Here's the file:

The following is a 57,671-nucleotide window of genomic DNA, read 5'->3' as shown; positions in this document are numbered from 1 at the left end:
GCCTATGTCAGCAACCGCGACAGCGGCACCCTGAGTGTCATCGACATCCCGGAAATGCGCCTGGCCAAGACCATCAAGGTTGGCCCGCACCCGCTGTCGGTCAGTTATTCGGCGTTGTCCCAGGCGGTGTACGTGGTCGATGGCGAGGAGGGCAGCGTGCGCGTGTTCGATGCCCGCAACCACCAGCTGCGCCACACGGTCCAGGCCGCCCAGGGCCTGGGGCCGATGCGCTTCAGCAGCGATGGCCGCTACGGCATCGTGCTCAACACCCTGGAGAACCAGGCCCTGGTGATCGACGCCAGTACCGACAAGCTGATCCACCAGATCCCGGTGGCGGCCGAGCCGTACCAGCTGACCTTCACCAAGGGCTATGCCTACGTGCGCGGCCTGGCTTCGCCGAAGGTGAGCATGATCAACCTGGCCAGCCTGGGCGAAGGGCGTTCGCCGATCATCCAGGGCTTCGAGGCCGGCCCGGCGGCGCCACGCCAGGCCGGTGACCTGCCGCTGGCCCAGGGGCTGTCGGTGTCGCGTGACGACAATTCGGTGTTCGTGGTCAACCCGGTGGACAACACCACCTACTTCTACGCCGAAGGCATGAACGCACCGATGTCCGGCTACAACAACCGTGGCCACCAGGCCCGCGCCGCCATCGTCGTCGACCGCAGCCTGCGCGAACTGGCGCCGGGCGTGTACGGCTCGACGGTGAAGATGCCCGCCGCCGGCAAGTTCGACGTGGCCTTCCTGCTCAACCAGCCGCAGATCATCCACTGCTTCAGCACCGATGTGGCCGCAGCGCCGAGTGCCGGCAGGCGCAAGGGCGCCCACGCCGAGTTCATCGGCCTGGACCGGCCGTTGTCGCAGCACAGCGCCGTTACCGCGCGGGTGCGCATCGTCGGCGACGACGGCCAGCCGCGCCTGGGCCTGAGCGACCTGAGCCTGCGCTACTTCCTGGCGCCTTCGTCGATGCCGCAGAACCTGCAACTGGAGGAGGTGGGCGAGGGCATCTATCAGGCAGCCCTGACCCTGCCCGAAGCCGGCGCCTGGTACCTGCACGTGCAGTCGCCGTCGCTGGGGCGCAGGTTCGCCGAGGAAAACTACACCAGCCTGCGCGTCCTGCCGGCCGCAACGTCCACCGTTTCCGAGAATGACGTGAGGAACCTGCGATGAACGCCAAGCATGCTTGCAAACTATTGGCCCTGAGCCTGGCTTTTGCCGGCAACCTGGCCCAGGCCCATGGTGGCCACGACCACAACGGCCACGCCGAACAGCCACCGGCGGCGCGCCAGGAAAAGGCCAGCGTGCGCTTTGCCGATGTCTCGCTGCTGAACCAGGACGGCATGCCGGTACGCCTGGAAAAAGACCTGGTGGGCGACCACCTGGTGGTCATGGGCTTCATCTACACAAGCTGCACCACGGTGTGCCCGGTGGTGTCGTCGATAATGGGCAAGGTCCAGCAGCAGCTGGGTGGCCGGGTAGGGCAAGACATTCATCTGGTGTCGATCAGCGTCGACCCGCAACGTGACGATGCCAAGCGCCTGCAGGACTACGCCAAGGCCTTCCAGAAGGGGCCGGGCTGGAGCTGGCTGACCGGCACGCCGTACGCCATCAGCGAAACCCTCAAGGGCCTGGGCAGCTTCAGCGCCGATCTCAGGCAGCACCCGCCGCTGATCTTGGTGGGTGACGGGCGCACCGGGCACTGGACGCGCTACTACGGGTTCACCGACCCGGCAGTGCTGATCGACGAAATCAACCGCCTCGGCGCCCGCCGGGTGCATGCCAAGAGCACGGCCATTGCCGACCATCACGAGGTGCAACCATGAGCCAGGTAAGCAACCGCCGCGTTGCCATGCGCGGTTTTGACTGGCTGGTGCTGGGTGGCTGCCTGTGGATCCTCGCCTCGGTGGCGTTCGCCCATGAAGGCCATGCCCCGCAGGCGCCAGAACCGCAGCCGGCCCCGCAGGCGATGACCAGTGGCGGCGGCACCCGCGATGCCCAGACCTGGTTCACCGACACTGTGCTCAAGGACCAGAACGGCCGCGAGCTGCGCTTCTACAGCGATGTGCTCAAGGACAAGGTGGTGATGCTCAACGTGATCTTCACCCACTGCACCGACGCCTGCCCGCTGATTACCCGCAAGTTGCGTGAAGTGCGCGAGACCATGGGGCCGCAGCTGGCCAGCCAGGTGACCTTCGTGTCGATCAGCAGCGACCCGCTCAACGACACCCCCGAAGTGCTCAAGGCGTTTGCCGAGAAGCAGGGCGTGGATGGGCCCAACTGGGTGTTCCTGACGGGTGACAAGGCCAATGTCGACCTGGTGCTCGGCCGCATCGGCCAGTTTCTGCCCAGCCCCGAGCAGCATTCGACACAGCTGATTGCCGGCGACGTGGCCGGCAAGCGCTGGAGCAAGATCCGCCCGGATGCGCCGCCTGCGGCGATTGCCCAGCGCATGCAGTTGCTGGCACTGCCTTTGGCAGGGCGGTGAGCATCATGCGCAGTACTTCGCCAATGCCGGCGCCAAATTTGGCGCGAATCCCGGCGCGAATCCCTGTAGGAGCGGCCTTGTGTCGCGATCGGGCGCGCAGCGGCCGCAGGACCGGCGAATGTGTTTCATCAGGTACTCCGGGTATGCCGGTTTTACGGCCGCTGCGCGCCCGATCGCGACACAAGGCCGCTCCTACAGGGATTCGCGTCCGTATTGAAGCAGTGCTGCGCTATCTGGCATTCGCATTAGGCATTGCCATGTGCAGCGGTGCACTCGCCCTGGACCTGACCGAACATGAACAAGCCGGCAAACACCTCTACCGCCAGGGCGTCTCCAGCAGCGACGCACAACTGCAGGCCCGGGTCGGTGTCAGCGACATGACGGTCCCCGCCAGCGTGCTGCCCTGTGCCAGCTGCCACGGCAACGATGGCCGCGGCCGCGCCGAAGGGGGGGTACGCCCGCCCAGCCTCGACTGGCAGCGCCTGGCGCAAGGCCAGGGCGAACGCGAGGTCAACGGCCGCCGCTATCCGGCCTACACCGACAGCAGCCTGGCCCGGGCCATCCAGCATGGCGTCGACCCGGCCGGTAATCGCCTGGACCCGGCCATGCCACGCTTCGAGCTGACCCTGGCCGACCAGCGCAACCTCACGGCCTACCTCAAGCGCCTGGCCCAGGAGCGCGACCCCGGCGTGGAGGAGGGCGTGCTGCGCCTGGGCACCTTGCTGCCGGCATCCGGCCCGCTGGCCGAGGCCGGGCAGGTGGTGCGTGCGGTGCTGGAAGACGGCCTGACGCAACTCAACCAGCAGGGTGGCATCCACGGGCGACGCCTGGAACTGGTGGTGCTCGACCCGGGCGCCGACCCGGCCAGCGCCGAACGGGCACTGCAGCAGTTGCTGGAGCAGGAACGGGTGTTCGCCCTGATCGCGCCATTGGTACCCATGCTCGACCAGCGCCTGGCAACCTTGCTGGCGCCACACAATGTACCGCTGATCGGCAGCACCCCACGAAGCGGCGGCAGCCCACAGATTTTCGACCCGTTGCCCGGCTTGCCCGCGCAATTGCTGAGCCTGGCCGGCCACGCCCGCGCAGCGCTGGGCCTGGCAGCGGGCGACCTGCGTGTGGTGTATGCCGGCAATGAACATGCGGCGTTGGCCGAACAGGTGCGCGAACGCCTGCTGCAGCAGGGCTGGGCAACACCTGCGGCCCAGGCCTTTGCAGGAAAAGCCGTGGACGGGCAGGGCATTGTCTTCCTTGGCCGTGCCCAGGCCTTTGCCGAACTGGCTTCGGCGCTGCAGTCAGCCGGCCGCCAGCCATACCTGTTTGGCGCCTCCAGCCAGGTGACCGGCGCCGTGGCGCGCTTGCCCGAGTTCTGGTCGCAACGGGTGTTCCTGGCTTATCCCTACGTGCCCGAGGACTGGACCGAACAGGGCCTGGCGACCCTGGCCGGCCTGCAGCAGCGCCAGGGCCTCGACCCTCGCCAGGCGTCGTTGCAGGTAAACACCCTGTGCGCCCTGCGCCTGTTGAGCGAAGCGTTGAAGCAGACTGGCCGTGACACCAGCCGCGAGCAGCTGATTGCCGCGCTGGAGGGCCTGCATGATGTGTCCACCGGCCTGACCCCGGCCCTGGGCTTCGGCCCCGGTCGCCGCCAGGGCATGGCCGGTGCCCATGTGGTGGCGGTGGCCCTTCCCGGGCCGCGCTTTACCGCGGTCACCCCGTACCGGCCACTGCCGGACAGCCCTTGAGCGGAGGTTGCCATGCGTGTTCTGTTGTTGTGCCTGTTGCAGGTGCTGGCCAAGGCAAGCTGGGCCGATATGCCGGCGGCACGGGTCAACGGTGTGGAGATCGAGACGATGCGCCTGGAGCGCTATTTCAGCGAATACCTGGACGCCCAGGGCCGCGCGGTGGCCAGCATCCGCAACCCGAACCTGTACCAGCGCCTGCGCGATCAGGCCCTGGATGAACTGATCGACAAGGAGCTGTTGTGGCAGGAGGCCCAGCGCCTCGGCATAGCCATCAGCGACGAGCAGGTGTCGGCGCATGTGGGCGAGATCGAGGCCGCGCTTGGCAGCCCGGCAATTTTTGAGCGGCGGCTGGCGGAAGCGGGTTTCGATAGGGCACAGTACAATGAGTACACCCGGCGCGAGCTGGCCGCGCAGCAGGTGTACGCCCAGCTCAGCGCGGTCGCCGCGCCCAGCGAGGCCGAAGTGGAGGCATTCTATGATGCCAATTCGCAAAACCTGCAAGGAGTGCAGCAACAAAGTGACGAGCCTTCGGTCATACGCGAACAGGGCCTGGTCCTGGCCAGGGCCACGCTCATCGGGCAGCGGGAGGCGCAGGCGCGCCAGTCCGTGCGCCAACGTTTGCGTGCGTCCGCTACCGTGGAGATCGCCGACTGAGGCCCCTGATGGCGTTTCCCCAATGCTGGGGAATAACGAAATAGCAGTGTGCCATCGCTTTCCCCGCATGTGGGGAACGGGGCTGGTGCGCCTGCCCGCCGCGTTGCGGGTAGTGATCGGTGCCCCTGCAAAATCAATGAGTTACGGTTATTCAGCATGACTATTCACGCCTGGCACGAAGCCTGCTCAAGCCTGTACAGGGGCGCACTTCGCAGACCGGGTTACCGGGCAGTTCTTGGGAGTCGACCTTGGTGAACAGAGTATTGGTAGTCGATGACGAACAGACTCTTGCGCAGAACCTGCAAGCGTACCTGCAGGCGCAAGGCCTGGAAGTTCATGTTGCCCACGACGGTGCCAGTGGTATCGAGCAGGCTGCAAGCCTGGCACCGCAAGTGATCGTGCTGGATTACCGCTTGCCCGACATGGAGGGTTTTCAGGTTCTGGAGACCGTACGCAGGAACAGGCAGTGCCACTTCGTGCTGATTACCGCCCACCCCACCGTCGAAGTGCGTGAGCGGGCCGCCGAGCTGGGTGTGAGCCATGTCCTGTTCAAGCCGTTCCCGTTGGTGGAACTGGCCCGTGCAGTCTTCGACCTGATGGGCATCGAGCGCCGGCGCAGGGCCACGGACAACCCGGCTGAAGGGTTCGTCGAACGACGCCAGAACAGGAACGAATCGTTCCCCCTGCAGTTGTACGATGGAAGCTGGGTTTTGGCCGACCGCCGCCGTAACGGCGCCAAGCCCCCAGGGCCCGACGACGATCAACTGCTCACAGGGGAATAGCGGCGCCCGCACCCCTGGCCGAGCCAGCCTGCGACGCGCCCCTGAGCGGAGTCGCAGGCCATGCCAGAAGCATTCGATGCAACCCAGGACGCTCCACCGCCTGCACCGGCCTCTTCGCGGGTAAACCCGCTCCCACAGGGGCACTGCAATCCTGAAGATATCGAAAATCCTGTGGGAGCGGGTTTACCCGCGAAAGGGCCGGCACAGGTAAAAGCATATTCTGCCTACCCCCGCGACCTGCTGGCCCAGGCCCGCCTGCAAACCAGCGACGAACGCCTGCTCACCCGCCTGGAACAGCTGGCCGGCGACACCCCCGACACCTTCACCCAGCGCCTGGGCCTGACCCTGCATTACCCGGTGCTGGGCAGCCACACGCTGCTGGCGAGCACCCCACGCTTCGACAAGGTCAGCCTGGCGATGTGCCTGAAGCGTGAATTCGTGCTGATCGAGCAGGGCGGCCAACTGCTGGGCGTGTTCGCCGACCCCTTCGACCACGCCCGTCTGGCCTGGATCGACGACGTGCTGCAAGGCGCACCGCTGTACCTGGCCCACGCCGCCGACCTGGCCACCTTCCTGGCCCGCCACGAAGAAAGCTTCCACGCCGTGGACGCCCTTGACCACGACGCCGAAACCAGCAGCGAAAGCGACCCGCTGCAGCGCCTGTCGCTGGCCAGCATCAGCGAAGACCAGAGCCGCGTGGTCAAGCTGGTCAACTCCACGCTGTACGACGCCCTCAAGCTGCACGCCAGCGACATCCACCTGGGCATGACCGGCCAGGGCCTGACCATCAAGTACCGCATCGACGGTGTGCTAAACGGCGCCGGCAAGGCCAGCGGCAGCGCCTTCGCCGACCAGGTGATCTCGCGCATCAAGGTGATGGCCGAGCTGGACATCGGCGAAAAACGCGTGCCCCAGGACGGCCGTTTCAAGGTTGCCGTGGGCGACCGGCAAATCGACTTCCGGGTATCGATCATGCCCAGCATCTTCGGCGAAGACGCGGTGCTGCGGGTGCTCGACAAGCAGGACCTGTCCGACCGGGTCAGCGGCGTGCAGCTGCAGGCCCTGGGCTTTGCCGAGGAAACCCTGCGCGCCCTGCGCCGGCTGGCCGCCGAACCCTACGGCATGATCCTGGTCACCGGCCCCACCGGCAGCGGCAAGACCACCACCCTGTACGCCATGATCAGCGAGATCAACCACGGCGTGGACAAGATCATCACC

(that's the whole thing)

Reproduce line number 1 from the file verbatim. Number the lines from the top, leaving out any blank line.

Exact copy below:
The following is a 57,671-nucleotide window of genomic DNA, read 5'->3' as shown; positions in this document are numbered from 1 at the left end: